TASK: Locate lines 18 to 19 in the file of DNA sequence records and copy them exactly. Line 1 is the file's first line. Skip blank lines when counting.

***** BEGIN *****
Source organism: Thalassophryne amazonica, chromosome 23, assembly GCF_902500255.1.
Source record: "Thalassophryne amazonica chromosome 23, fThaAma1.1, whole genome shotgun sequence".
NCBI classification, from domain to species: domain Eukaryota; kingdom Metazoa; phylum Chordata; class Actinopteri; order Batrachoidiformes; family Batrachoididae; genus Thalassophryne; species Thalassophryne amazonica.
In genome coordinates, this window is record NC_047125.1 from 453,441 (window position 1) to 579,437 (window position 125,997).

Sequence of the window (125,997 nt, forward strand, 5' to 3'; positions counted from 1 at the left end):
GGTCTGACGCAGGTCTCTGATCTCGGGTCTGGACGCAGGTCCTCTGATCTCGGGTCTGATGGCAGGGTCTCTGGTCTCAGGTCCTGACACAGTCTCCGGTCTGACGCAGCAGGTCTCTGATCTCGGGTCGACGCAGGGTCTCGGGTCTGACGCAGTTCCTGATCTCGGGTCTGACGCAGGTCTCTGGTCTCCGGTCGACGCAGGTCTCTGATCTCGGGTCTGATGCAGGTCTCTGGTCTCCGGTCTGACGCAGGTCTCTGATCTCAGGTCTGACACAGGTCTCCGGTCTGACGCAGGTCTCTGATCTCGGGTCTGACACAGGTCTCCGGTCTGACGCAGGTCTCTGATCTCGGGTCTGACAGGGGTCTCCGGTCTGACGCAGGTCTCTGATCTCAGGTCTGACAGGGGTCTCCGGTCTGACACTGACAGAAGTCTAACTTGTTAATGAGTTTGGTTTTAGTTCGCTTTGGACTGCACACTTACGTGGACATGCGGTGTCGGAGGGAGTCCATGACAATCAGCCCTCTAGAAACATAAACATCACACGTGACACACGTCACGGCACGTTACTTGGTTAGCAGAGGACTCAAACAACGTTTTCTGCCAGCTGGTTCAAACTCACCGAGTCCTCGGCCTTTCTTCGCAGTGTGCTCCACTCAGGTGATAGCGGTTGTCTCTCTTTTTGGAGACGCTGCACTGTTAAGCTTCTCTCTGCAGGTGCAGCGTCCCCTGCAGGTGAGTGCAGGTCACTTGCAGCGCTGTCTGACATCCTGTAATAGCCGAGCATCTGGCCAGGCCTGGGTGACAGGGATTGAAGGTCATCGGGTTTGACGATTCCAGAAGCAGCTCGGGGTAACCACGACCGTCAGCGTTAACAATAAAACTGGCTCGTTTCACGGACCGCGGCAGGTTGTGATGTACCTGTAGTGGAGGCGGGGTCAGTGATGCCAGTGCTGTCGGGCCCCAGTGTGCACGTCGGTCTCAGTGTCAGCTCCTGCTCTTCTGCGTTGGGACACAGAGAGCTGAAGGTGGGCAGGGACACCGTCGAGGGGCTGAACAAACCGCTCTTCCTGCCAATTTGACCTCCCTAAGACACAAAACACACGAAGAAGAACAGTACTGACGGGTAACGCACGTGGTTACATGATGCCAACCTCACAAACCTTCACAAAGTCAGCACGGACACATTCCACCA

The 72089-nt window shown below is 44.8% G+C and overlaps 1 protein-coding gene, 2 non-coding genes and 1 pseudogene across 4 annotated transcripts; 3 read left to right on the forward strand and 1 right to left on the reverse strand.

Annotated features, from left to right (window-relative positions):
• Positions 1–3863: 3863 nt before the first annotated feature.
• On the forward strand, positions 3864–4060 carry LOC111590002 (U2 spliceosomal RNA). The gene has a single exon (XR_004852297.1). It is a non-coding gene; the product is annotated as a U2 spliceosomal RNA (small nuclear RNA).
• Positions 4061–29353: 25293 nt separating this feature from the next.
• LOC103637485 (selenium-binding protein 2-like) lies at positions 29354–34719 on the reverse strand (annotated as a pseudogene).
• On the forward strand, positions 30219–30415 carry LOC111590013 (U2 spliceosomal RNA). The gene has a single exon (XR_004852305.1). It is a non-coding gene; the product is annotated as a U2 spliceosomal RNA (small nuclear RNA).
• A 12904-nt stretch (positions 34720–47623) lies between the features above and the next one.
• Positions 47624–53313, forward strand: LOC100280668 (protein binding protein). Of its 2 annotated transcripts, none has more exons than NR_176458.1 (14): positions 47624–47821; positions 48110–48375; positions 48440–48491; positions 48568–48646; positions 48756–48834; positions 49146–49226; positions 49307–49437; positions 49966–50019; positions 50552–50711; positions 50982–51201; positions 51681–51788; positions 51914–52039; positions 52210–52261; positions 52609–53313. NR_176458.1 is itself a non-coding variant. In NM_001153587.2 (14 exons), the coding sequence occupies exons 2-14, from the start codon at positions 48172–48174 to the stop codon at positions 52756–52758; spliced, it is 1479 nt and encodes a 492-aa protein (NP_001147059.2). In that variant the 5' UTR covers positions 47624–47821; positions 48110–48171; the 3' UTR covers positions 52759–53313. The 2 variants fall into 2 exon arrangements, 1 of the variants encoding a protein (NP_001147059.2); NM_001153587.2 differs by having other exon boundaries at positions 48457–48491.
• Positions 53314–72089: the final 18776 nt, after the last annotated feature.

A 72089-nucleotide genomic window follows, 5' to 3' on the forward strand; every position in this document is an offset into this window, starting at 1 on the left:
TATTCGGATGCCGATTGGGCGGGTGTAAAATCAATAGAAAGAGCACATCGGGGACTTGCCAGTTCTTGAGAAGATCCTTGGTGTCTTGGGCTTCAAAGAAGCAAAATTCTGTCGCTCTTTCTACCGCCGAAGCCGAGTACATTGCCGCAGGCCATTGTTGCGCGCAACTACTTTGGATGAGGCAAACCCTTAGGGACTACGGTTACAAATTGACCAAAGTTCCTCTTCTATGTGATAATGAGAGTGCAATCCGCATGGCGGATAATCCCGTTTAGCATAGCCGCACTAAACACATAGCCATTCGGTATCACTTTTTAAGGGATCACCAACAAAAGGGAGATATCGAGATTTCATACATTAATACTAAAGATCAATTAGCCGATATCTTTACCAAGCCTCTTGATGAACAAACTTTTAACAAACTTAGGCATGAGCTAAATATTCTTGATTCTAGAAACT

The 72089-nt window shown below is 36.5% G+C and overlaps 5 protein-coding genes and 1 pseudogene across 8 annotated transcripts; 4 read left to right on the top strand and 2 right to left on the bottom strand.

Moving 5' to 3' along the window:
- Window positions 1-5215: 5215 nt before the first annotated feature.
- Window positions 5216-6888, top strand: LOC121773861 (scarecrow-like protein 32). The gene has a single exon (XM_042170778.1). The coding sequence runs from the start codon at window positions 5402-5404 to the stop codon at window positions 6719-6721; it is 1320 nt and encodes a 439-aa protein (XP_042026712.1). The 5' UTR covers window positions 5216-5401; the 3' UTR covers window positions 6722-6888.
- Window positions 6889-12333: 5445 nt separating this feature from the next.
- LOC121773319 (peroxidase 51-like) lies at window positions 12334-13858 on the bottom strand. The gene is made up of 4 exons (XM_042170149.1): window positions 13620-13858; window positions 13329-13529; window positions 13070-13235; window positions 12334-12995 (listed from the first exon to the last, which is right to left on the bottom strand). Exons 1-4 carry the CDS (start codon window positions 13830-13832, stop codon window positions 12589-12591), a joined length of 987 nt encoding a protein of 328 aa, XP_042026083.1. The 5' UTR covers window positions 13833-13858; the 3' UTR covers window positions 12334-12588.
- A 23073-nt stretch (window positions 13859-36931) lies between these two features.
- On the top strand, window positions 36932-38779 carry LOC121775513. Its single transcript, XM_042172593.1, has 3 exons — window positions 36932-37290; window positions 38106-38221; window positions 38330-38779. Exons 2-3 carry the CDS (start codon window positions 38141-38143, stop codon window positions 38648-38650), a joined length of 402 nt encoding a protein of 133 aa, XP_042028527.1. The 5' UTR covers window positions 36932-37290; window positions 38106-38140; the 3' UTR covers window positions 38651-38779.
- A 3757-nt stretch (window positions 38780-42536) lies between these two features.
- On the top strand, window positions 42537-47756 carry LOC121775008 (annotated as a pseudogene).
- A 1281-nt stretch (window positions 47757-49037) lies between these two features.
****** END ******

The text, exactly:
TATTCGGATGCCGATTGGGCGGGTGTAAAATCAATAGAAAGAGCACATCGGGGACTTGCCAGTTCTTGAGAAGATCCTTGGTGTCTTGGGCTTCAAAGAAGCAAAATTCTGTCGCTCTTTCTACCGCCGAAGCCGAGTACATTGCCGCAGGCCATTGTTGCGCGCAACTACTTTGGATGAGGCAAACCCTTAGGGACTACGGTTACAAATTGACCAAAGTTCCTCTTCTATGTGATAATGAGAGTGCAATCCGCATGGCGGATAATCCCGTTTAGCATAGCCGCACTAAACACATAGCCATTCGGTATCACTTTTTAAGGGATCACCAACAAAAGGGAGATATCGAGATTTCATACATTAATACTAAAGATCAATTAGCCGATATCTTTACCAAGCCTCTTGATGAACAAACTTTTAACAAACTTAGGCATGAGCTAAATATTCTTGATTCTAGAAACT

The 72089-nt window shown below is 36.5% G+C and overlaps 5 protein-coding genes and 1 pseudogene across 8 annotated transcripts; 4 read left to right on the top strand and 2 right to left on the bottom strand.